THE TWELVE by Justin Cronin

THE TWELVE

KIRKUS REVIEW

Cronin continues the post-apocalyptic—or, better, post-viral—saga launched with 2010’s The Passage.

The good citizens of Texas might like nothing better than to calve off into a republic and go to war with someone with their very own army and navy, but you wouldn’t want to wish the weird near-future world of Cronin’s latest on anyone, even if it means that Rick Perry is no longer governor. Readers of The Passage will recall that weird things have happened to humankind thanks to—sigh—a sort-of-zombie-inducing virus unleashed by, yes, sort-of-mad-scientists who were trying to create supersoldiers out of ordinary GIs. You may be forgiven for thinking of The Dirty Dozen at that point in the plot, but the “virals” in question are far badder than Telly Savalas and John Cassavetes. Enter Amy Harper Bellafonte, known Eastwood-esquely as The Girl from Nowhere, whose job it is to save humankind from its own dark devices. Amy’s chief butt-kicking sidekick is a virally compromised cutie named Alicia Donadio, “scout sniper of the Expeditionary,” who has a weirdly telepathic way of communicating with the baddies. The tale that ensues is pretty generic, in the sense that the zombie/virus/sword-and-sorcery genres allow only so much variation from convention; if you’ve seen the old Showtime series Jeremiah, then you’ll have a good chunk of the plot down. Cronin serves up a largely predictable high-concept blend of The Alamo and The Andromeda Strain, but his yarn has many virtues: It’s very well-paced. It’s not very pleasant (“A strong smell of urine tanged in her nostrils, coating the membranes of her mouth and throat”), but it’s very well-written, far more so than most apocalypse novels, and that excuses any number of sins. And it’s always a pleasure to see strong women go storming around as the new sheriffs in town in a world gone bad, even if they’re sometimes compelled to drink blood to get their work done.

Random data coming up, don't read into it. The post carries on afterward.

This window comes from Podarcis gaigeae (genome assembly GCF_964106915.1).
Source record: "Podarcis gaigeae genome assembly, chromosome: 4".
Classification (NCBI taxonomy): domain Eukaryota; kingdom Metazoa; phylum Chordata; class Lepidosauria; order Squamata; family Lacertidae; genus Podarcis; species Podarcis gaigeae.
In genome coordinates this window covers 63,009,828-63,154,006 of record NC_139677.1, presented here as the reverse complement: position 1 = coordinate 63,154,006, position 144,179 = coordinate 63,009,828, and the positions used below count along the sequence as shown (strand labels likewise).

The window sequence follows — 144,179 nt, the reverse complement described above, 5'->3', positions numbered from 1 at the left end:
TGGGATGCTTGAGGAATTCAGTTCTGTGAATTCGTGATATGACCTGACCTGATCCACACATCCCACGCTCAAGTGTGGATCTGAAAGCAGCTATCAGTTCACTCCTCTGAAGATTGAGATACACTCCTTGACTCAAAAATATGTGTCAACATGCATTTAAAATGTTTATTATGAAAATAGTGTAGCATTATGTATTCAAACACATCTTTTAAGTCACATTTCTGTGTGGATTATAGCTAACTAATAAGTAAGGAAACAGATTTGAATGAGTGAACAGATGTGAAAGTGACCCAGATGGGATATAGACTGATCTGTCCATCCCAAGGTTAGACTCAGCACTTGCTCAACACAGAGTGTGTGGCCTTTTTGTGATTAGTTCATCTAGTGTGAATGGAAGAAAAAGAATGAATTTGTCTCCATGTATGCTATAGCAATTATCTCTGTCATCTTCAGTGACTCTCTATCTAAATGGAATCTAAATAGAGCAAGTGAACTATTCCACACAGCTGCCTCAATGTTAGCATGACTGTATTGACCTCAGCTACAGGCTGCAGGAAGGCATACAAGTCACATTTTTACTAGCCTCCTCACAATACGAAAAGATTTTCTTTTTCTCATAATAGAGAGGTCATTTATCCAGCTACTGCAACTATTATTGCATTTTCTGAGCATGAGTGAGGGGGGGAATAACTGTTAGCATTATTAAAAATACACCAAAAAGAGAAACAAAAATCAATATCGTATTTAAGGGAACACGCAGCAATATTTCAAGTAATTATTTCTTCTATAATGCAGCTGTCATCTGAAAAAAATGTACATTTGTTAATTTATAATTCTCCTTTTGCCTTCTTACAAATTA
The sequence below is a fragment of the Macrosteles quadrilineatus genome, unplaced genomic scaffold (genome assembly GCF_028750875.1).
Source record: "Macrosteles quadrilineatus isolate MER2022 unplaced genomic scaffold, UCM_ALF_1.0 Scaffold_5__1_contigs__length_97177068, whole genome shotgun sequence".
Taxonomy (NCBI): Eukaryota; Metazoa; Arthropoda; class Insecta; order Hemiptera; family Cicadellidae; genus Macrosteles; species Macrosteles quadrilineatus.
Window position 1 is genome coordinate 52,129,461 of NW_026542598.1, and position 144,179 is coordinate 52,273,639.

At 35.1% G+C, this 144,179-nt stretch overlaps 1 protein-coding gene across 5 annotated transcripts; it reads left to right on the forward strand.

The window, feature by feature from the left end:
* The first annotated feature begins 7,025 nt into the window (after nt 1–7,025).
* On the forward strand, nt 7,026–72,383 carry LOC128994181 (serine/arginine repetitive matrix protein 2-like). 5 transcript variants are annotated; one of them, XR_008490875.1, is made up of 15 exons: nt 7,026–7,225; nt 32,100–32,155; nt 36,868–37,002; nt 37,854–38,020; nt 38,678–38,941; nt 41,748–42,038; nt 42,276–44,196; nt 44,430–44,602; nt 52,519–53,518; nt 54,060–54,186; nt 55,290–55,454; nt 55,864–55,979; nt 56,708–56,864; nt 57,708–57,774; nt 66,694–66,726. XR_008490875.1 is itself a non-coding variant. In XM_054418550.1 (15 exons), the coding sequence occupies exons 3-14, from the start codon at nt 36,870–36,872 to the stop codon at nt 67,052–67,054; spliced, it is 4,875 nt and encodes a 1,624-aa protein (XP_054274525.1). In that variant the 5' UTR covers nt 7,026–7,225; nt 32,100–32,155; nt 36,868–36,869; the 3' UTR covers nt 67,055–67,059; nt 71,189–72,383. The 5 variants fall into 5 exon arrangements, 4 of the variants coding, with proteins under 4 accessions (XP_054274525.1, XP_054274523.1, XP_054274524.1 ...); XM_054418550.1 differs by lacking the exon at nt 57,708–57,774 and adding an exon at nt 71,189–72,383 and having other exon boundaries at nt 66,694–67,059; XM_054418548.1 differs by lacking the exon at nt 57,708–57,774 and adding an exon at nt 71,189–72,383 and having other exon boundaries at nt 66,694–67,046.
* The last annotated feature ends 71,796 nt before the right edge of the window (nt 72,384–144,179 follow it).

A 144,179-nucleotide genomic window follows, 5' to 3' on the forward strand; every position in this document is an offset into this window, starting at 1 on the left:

A viral spaghetti Western; it’s not Sergio Leone—or, for that matter, Michael Crichton—but it’s a satisfying confection.

Pub Date: Oct. 16th, 2012
ISBN: 978-0-345-50498-2
Page count: 640pp
Publisher: Ballantine
Review Posted Online:
Kirkus Reviews Issue: Sept. 1st, 2012




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